Highways chiefs have unveiled a £1m plan aimed at slashing accidents at some of the county’s worse blackspots.
The county council has worked with experts at the University of Central Lancashire to analyse statistics and accident patterns to make sure it is targeting the right areas before work goes ahead.
The results will see a numbered of tailored proposals ranging from flashing lights at speeding hotspots to signs at busy junctions warning motorists to look out for cyclists.
The county saw a sharp rise in the number of cyclists killed or seriously injured over recent years, from 68 to 100 from 2012 to 2013 – which is the latest available data.
County Councillor John Fillis, cabinet member for highways and transport, has already approved the package, which features a wide range of measures – based on research – about the most effective way to cut deaths and serious injuries at accident hotspots, and reduce speeds at sites of community concern.
The project will be implemented over two years
Coun Fillis said: “As a key member of the Lancashire Partnership for Road Safety, we’ve been working closely with partners including the police and fire service for many years to make our roads safer, and I’m glad to say many fewer people are killed and seriously injured on our roads now than just four or five years ago.
“However, death or serious injury has a major impact on individuals and their families, as well as our economy, which is why investment in road safety continues to be a high priority for the county council, despite the pressures on our budget due to central government cuts.”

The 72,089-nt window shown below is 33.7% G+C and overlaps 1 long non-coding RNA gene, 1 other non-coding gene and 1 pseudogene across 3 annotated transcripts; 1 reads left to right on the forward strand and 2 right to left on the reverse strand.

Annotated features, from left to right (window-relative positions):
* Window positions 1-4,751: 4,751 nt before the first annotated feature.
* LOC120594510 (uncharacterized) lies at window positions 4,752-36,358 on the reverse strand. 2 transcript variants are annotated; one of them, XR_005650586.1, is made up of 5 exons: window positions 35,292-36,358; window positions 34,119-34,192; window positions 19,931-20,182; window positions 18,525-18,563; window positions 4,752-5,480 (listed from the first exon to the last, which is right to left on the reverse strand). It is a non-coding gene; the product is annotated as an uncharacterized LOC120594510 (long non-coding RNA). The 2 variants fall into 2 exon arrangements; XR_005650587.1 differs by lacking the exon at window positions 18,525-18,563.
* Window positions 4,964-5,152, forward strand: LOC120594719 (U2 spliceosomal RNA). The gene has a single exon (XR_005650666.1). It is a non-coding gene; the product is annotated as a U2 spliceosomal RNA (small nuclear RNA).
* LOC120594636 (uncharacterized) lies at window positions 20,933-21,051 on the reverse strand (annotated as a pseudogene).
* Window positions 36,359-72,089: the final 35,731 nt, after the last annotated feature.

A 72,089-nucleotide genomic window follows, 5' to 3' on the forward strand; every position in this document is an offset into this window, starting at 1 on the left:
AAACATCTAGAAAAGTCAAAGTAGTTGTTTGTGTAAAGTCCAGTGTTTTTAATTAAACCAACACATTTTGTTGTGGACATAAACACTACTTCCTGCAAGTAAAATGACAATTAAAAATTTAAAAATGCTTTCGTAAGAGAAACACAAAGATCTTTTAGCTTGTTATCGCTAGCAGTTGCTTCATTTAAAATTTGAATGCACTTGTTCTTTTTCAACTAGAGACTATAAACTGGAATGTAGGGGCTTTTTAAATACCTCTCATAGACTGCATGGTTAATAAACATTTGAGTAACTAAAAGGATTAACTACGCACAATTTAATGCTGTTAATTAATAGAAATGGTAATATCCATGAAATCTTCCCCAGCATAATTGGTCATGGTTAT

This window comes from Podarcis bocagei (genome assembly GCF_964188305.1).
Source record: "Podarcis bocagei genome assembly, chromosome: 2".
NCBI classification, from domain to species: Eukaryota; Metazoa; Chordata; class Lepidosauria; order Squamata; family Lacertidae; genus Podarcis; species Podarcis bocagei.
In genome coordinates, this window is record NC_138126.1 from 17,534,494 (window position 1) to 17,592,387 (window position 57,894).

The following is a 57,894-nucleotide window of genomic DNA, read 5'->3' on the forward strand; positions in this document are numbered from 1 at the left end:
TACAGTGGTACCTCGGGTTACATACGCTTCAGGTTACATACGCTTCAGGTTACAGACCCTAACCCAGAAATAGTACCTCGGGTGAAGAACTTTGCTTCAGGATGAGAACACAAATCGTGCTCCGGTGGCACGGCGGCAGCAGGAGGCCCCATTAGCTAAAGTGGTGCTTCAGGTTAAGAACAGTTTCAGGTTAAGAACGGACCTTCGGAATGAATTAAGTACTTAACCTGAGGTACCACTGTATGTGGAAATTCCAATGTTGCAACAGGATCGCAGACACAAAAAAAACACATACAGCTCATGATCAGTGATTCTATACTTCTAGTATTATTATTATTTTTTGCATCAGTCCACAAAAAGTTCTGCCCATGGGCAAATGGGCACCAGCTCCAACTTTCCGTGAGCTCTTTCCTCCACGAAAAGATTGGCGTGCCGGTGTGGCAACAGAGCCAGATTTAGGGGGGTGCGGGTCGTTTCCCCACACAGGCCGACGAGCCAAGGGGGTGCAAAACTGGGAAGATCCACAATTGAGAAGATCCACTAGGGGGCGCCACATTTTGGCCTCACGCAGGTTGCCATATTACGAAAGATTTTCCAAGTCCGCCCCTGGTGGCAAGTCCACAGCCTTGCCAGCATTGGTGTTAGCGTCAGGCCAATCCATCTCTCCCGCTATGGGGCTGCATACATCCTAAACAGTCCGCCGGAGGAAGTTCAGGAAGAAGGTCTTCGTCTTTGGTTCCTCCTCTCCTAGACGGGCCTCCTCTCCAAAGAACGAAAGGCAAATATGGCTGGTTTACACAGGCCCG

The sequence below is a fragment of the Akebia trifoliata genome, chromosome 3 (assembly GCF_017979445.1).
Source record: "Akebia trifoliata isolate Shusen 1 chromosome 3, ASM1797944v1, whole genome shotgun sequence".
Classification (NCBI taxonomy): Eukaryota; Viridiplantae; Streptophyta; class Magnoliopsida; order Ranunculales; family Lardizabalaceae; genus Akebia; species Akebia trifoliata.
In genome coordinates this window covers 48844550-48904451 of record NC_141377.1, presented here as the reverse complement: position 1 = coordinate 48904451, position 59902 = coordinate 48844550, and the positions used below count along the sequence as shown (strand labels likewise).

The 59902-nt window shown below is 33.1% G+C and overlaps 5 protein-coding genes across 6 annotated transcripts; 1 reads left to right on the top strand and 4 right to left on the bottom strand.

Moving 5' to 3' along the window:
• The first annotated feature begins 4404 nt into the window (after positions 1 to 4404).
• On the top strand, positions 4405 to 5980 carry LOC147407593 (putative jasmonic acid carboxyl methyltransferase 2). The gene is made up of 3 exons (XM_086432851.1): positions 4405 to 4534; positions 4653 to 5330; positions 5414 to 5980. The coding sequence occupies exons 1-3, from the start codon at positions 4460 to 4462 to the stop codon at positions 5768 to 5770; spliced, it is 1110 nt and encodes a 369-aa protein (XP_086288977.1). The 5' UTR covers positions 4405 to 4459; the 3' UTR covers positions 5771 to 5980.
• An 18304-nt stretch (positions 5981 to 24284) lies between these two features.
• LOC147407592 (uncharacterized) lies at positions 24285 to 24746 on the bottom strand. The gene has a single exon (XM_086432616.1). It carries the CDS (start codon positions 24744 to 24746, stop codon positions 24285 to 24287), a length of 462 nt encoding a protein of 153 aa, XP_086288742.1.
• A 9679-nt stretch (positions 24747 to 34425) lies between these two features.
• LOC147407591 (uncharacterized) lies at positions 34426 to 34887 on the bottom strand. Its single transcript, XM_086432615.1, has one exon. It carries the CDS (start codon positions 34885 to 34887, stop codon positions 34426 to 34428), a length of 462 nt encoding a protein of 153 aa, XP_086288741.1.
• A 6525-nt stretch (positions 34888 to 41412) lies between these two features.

He added that “very careful research” was carried out to make ensure the £1m “makes a real difference” to preventing accidents and improving people’s lives where speeding is an ongoing problem.
The councillor added: “These schemes also demonstrate our increasing focus on supporting sustainable modes of transport, with a number of them being designed to make walking an easier option and to ensure the safety of cyclists on some of our busiest roads.”
Among proposals in the pipeline are £65,000 to be spent on markings,kerbs and signal junction alterations at Blackpool Road, Ashton, Preston, between Pedders Lane and Parker Street, and £56,000 on improving signs and markings, anti-skid surfacing on Watkin Lane at Lostock Hall,
Better signs will also be put at the A6 and A582 Roundabouts including Brownedge Road Roundabout, Walton-Le-Dale and Cuerden roundabout at Bamber Bridge.
Also under the spotlight are signage improvements to the junction of the A59 Ringway from its junction with Church Road to its junction with Hunt Street in Preston city centre.
An estimated £48,500 will be spent on junction realignments, including relocating the central island, and improving the traffic signals on the A565
Southport New Road junction with the A59 in Tarleton.
Peter Ward is chairman of the Preston’s Guild Wheel committee and the British Cycling representative for cycling safety on both Preston City Council and Lancashire County Council.
He said that unlike other road accidents, the number of fatal and serious accidents among cyclists was increasing and he welcomed any measure to make the roads safer.
Mr Ward said: “The best examples are schemes like the Guild Wheel and millennium cycleway in Lancaster.
“There are a numbers of schemes that could be implemented in Lancashire to make routes safer for cyclists and families.
“There are also possibilities that have been about for some time, such as the cycleway from Preston to Longridge, which has long been in construction and is well short of being finished.”
He said he was “looking forward” to discussing the proposals on the county’s cycle liaison committee.